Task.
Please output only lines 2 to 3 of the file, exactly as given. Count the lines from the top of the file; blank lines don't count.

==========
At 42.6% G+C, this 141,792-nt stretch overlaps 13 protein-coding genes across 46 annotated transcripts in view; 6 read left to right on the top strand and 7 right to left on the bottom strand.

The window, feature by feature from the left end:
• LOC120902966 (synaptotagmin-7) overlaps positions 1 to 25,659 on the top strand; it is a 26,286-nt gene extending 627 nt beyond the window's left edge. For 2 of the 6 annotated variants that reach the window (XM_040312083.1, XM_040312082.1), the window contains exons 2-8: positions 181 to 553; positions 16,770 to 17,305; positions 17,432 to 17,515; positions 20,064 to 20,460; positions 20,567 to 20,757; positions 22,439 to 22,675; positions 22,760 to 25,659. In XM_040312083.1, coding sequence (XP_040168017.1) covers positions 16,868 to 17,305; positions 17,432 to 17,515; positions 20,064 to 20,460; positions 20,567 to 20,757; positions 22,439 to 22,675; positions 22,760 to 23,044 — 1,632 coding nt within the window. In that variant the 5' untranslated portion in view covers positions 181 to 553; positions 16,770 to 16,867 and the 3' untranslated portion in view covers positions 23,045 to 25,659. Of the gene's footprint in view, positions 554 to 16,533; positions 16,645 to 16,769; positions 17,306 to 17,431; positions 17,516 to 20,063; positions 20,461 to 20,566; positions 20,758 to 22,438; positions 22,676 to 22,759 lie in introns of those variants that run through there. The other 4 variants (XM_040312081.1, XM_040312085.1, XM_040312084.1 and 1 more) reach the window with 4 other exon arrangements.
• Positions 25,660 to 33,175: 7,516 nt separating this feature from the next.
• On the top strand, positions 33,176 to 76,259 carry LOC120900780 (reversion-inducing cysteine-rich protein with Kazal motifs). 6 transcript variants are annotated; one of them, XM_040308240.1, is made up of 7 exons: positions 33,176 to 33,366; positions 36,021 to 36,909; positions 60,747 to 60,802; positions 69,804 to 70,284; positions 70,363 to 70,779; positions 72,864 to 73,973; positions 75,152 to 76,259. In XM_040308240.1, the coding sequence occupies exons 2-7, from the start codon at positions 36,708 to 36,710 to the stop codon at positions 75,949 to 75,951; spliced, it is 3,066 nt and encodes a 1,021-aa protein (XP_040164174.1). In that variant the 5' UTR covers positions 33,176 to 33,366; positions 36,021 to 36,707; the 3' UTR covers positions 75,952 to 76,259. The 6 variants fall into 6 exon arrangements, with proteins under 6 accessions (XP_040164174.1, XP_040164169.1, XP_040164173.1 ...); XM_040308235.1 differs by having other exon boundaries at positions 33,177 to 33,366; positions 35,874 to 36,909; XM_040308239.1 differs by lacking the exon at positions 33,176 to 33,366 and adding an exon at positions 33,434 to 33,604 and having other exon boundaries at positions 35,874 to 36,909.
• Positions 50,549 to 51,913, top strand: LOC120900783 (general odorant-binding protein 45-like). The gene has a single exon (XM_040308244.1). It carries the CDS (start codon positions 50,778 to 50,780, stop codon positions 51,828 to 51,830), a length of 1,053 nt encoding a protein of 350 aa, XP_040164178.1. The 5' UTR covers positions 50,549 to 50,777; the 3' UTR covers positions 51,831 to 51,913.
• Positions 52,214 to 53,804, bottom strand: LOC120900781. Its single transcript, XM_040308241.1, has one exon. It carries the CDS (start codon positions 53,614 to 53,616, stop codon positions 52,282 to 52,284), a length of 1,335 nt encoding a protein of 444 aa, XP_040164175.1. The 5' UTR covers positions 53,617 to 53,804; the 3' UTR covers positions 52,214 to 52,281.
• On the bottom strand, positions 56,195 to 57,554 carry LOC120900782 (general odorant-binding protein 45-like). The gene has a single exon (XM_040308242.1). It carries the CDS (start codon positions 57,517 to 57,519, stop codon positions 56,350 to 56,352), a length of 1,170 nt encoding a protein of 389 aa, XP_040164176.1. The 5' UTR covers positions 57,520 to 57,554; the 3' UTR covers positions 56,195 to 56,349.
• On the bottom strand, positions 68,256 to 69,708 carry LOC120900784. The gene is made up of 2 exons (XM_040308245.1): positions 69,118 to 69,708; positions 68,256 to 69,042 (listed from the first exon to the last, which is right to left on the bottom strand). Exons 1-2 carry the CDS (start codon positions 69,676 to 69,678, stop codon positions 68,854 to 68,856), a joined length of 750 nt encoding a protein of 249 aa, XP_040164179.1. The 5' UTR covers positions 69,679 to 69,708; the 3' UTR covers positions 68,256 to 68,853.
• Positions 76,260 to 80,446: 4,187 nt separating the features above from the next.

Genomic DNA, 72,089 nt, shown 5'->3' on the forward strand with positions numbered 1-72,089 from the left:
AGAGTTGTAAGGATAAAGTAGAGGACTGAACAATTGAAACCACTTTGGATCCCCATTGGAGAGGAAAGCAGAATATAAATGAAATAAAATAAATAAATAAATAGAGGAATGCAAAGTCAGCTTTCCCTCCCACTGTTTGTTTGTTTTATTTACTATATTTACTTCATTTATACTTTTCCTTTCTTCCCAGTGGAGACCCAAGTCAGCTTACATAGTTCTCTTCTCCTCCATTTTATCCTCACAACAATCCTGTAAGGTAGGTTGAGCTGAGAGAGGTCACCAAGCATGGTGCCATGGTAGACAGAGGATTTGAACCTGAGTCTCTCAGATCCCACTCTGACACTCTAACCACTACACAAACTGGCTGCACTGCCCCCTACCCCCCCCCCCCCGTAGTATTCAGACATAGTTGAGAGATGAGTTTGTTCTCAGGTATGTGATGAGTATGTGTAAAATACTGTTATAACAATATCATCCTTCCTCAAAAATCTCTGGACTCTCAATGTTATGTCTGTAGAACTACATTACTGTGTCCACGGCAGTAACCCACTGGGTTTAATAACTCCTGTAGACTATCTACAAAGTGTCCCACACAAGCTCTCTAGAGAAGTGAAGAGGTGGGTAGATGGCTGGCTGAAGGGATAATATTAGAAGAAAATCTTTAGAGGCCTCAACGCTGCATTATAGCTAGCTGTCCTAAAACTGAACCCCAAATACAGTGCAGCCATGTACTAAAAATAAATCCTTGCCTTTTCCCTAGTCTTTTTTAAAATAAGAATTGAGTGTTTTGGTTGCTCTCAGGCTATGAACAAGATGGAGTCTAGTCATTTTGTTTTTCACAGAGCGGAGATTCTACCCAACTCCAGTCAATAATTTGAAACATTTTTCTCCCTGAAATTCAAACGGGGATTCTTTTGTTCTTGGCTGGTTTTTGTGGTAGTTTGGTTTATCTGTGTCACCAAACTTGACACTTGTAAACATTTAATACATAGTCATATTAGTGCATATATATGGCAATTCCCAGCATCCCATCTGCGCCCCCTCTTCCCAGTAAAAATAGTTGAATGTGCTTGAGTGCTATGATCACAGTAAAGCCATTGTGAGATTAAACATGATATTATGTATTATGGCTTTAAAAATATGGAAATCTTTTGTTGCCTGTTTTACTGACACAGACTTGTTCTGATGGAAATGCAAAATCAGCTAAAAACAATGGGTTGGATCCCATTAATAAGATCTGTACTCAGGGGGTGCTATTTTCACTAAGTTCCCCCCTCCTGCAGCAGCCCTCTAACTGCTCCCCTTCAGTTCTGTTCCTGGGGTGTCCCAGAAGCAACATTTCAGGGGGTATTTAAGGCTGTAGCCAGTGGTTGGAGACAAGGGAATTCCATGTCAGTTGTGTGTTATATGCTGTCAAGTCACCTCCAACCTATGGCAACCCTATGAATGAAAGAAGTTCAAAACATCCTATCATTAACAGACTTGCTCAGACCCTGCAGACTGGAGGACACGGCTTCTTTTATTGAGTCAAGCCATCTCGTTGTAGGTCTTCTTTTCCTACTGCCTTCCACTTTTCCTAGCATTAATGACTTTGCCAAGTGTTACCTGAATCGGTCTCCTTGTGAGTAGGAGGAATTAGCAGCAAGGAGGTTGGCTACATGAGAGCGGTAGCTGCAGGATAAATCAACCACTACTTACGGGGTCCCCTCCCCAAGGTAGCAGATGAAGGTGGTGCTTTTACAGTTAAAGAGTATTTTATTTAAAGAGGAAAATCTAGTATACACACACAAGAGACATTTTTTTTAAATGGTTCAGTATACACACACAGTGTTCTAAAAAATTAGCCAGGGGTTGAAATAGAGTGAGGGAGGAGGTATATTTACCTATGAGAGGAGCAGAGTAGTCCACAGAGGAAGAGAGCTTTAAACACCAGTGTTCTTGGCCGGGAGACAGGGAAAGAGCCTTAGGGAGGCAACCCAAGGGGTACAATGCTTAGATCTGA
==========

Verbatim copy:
The window, feature by feature from the left end:
• LOC120902966 (synaptotagmin-7) overlaps positions 1 to 25,659 on the top strand; it is a 26,286-nt gene extending 627 nt beyond the window's left edge. For 2 of the 6 annotated variants that reach the window (XM_040312083.1, XM_040312082.1), the window contains exons 2-8: positions 181 to 553; positions 16,770 to 17,305; positions 17,432 to 17,515; positions 20,064 to 20,460; positions 20,567 to 20,757; positions 22,439 to 22,675; positions 22,760 to 25,659. In XM_040312083.1, coding sequence (XP_040168017.1) covers positions 16,868 to 17,305; positions 17,432 to 17,515; positions 20,064 to 20,460; positions 20,567 to 20,757; positions 22,439 to 22,675; positions 22,760 to 23,044 — 1,632 coding nt within the window. In that variant the 5' untranslated portion in view covers positions 181 to 553; positions 16,770 to 16,867 and the 3' untranslated portion in view covers positions 23,045 to 25,659. Of the gene's footprint in view, positions 554 to 16,533; positions 16,645 to 16,769; positions 17,306 to 17,431; positions 17,516 to 20,063; positions 20,461 to 20,566; positions 20,758 to 22,438; positions 22,676 to 22,759 lie in introns of those variants that run through there. The other 4 variants (XM_040312081.1, XM_040312085.1, XM_040312084.1 and 1 more) reach the window with 4 other exon arrangements.